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Brazilian state-held oil firm Petrobras is re-evaluating a preliminary deal with China National Petroleum Corporation (CNPC) to build an oil refinery in the state of Rio de Janeiro, Brazilian economic newspaper Valor Economico reported on Thursday, citing a source from Petrobras’ management.
Petrobras signed in October an agreement with CNPC’s subsidiary China National Oil and Gas Exploration and Development Company (CNODC) to carry out a feasibility study to assess the investment case for the COMPERJ refinery in Brazil. Once the study is completed, the companies plan to create a joint venture to complete the construction and operate the refinery. Petrobras will have an 80 percent stake in the joint venture, and CNPC will own the remaining 20 percent.
However, according to Valor Economico’s source, the oil refinery partnership—which was struck during the previous top management of Petrobras—clashes with the ideas of new chief executive Roberto Castello Branco, who is pushing for divestments at Petrobras, including in the oil refinery business.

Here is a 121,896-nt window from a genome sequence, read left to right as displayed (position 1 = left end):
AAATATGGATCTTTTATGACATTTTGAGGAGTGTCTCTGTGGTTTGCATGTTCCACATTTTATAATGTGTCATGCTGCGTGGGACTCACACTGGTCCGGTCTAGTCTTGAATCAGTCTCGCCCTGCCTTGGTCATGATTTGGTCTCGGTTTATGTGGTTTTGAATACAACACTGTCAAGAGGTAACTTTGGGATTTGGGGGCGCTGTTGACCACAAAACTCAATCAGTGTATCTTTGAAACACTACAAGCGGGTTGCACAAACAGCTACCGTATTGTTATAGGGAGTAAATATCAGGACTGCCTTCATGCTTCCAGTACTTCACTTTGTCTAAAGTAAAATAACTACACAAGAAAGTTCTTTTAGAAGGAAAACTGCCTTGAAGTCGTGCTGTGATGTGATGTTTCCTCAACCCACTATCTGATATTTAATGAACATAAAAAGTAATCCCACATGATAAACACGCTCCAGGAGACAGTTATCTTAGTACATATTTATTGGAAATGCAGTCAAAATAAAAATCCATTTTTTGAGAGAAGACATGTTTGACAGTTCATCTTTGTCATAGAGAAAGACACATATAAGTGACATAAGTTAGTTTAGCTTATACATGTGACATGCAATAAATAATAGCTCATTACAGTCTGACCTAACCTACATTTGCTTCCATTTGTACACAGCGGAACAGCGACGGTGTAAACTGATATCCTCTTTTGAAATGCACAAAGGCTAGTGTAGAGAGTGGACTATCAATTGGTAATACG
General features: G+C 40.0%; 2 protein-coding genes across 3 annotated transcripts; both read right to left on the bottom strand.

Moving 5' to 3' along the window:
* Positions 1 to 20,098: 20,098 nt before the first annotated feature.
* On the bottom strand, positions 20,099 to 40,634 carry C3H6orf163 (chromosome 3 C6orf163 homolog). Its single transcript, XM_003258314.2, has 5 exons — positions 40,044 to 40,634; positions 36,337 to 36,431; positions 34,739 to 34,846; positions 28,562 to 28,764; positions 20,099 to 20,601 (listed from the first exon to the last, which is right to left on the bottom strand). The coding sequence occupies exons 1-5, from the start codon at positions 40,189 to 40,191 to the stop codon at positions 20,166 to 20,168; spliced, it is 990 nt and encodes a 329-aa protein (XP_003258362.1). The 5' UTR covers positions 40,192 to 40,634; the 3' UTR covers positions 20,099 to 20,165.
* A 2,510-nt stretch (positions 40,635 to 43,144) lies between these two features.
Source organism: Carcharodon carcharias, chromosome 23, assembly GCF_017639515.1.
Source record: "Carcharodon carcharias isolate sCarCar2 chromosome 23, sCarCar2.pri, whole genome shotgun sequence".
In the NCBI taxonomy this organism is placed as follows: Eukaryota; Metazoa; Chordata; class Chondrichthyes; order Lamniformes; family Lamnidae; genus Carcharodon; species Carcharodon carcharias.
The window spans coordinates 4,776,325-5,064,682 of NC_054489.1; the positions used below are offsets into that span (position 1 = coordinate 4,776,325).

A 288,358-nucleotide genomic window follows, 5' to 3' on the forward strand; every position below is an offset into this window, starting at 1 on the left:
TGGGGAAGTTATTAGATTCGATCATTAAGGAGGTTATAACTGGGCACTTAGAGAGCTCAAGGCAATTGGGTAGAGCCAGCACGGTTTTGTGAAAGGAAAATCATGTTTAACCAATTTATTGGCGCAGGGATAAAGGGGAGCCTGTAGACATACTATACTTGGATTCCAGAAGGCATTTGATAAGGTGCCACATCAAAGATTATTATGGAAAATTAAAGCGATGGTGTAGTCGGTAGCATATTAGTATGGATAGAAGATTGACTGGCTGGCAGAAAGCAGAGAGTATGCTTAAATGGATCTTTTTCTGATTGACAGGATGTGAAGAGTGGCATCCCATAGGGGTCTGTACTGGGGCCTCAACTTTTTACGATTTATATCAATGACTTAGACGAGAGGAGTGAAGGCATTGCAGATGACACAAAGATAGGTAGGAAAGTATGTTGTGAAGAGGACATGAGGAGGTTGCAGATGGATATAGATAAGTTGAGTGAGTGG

China, via CNPC and its various subsidiaries, has been forming partnerships around the world lately and has been investing in the oil industries of countries like Venezuela and South Sudan. China has also extended loans to Venezuela and South Sudan, in exchange for future repayment in crude oil.
Meanwhile, CNPC’s listed arm PetroChina said on Thursday that it would be pursuing deeper cooperation with the U.S. energy sector, hoping that it could help the world’s two biggest economies to resolve their trade dispute.
“Through this cooperation we can improve [the countries’] trade structure, which is conducive for the diversification of our energy import sources,” PetroChina’s president Hou Qijun said at the firm’s 2018 results release, as carried by South China Morning Post.
The progress in the U.S.-China trade talks has made PetroChina more confident in seeking to expand its energy cooperation with the United States, which has the capability to become a top natural gas exporter at a time when China’s natural gas needs and imports are growing fast, according to PetroChina’s president.
By Tsvetana Paraskova for Oilprice.com
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Tsvetana is a writer for Oilprice.com with over a decade of experience writing for news outlets such as iNVEZZ and SeeNews.